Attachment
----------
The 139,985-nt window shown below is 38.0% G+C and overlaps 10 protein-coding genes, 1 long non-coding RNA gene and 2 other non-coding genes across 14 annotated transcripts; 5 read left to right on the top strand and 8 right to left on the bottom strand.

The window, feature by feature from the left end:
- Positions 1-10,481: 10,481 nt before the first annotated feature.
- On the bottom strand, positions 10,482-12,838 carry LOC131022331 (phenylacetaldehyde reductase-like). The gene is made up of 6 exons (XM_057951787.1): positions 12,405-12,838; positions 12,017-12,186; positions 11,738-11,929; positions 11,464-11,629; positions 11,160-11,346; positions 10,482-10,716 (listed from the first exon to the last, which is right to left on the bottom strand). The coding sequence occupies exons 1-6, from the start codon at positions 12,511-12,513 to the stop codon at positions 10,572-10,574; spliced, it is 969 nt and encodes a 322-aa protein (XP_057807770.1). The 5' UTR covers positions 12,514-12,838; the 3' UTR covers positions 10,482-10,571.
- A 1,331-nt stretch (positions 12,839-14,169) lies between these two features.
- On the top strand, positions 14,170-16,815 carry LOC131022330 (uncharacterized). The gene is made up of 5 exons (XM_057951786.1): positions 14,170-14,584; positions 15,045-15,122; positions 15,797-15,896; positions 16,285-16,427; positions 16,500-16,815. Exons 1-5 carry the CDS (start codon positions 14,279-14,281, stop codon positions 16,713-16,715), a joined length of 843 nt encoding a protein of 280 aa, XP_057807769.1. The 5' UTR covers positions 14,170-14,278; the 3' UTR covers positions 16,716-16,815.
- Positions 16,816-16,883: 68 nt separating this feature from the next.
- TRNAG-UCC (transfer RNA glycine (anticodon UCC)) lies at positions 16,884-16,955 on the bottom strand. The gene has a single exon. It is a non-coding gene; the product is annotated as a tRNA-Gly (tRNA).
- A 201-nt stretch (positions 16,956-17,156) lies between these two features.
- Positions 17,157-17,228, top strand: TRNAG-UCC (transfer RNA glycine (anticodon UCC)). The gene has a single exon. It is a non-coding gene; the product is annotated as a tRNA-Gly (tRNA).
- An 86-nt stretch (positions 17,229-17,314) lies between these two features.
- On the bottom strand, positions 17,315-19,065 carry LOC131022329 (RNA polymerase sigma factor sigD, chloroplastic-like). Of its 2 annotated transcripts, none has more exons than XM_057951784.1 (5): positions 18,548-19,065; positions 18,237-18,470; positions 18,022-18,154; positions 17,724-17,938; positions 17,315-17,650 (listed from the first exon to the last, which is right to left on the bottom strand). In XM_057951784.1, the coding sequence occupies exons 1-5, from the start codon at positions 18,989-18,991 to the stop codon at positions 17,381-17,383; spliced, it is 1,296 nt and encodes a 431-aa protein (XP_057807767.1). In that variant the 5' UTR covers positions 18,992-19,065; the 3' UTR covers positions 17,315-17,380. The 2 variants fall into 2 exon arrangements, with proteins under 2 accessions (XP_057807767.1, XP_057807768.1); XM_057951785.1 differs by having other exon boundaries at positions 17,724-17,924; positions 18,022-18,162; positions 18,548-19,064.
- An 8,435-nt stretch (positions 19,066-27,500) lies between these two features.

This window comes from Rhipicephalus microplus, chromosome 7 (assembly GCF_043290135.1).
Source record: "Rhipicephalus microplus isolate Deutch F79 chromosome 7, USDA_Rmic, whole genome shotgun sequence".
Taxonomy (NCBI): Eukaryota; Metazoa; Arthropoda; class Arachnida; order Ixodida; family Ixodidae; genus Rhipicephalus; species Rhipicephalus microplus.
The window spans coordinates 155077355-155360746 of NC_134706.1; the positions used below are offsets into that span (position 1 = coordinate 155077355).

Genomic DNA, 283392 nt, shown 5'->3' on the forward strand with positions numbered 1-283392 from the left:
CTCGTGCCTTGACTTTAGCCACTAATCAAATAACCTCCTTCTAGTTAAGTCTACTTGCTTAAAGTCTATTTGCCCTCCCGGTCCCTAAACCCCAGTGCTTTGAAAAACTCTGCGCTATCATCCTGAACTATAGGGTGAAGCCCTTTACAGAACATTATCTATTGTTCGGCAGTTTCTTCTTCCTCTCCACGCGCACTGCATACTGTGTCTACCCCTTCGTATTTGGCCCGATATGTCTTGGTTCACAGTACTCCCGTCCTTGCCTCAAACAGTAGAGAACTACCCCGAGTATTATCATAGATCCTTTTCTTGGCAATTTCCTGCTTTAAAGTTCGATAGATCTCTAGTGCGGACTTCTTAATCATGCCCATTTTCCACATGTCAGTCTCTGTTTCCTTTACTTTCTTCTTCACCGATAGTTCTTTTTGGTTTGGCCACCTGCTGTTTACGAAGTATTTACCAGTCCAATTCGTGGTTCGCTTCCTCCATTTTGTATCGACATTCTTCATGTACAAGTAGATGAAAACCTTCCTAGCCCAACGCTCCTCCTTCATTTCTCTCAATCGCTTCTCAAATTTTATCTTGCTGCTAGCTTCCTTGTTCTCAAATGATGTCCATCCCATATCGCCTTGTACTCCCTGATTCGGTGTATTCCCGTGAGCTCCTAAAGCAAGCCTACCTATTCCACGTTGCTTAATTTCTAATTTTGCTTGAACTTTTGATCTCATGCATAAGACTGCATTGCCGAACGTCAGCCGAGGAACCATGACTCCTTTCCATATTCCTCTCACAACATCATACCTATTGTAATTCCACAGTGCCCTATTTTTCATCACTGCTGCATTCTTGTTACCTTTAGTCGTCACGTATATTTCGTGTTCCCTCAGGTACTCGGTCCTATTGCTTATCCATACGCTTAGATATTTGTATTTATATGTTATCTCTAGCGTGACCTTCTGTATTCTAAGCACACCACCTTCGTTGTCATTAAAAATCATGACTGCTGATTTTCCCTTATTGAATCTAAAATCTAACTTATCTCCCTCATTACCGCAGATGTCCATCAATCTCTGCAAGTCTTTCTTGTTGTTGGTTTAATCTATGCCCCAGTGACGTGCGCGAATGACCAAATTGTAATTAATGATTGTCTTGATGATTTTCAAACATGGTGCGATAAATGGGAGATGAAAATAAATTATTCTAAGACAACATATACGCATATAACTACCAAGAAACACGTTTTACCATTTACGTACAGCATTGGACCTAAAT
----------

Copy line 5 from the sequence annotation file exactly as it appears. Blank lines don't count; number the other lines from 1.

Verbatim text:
- A 1,331-nt stretch (positions 12,839-14,169) lies between these two features.